The next phase of the hunt for missing Malaysian plane MH370 will move hundreds of kilometres south, according to officials.
The search would focus on an area 1800km off the city of Perth, Australian Transport Safety Bureau chief Martin Dolan says.
Nearby areas were previously surveyed from the air, but the undersea hunt was directed north after pings were heard.
The Boeing 777 vanished en route from Kuala Lumpur to Malaysia on 8 March with 239 passengers on board.
Experts had hoped that the pings detected shortly after the plane vanished were from its flight-data recorders. But after weeks of searching the ocean floor, it was concluded that the noises were unrelated to the plane, the BBC reports.
Search teams have returned to the initial satellite data to frame the new search area.
"All the trends of this analysis will move the search area south of where it was," Mr Dolan said. "Just how much south is something that we're still working on."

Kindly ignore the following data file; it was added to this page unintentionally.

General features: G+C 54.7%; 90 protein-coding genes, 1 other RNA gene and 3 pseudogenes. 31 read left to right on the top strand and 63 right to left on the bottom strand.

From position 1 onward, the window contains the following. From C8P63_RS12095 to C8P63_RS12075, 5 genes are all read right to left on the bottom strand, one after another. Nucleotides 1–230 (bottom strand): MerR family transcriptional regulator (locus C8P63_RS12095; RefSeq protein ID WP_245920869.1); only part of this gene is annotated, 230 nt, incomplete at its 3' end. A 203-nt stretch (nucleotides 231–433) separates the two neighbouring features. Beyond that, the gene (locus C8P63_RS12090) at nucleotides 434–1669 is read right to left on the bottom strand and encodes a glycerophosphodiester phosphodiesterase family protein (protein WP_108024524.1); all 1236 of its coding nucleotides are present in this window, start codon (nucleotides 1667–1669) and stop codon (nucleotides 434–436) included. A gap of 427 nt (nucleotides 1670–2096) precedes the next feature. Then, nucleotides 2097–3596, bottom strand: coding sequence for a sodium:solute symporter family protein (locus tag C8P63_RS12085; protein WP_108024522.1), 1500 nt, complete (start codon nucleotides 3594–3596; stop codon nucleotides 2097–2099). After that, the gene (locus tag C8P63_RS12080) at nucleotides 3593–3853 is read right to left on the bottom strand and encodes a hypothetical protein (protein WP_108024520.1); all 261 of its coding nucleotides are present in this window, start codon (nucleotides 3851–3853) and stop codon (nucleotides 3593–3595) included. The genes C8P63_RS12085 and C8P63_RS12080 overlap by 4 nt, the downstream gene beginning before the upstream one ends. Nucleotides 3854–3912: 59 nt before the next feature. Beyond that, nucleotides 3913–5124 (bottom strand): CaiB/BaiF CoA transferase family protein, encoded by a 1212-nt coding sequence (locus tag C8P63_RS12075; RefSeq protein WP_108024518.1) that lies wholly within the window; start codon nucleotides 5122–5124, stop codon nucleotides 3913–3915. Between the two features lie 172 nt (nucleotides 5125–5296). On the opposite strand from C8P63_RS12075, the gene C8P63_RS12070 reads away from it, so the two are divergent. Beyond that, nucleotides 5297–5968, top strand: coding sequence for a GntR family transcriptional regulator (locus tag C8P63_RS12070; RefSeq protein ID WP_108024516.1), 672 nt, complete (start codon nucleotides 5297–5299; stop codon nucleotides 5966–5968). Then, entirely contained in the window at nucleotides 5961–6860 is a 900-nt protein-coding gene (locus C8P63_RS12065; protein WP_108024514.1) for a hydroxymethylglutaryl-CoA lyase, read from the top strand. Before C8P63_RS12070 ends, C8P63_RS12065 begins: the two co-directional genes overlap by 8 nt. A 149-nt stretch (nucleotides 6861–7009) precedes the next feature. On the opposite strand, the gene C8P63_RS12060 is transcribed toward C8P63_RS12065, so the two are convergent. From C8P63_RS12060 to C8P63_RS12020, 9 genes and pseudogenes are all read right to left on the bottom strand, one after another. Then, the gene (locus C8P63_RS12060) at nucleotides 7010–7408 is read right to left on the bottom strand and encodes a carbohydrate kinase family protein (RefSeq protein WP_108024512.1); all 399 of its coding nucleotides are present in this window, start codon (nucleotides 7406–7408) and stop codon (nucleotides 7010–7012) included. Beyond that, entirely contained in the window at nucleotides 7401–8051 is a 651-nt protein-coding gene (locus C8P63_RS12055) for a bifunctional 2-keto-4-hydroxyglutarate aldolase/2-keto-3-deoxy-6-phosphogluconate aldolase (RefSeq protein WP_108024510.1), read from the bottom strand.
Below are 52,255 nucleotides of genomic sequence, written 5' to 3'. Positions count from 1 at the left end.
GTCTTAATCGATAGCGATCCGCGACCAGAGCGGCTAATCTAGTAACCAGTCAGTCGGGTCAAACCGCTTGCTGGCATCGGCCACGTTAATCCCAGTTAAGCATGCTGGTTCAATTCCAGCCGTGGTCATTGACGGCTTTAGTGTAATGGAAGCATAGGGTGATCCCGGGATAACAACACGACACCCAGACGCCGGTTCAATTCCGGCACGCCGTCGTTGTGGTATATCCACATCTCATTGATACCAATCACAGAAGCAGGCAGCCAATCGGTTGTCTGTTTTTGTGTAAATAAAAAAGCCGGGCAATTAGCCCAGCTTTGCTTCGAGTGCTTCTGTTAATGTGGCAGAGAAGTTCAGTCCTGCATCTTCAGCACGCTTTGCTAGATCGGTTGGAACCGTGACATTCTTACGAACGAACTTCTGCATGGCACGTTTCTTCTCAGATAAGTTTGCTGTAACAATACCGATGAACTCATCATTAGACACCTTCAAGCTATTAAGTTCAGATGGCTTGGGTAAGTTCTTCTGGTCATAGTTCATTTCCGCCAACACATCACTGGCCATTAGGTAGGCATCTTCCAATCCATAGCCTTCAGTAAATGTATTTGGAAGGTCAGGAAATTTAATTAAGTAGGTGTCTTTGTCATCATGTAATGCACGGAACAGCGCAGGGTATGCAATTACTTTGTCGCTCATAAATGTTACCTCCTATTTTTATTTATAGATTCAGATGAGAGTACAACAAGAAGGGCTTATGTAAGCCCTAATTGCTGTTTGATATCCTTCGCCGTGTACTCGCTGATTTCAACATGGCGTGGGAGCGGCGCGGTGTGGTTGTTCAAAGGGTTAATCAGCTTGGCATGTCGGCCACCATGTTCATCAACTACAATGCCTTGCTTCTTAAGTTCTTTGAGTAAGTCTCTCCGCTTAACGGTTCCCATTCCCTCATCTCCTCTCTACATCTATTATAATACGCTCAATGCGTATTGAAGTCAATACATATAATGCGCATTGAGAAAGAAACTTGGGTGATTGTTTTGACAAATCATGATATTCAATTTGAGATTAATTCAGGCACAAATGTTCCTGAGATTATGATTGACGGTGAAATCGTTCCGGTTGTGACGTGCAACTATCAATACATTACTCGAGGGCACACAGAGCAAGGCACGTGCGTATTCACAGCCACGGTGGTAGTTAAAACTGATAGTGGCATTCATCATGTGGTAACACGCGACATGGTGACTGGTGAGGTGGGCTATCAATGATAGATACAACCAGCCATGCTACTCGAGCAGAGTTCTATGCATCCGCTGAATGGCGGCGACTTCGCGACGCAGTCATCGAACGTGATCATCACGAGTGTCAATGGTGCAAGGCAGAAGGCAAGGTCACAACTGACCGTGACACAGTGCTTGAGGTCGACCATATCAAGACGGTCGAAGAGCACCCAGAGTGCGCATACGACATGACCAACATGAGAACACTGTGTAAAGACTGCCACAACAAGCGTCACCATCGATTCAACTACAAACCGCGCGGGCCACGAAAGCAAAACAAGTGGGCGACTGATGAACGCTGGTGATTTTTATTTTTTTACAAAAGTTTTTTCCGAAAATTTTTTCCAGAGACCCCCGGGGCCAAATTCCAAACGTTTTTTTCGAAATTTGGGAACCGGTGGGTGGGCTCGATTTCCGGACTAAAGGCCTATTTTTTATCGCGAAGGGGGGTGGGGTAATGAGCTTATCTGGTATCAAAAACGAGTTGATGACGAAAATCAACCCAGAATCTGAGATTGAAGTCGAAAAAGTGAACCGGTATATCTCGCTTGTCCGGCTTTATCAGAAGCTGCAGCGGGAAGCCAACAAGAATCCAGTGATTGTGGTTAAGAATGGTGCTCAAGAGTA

They expect to make an announcement next week on exactly where the search would take place. Mr Dolan said it was unlikely the new focus would be as far from land as the aerial surveys had been.
Before teams can start looking for the plane, the seabed will be mapped. This is being carried out by Chinese and Dutch vessels.
The ocean in this part of the globe is more than 6km deep in places, and the survey is likely to take three months to complete.
Many relatives of the missing passengers have been frustrated by the lack of progress in the search.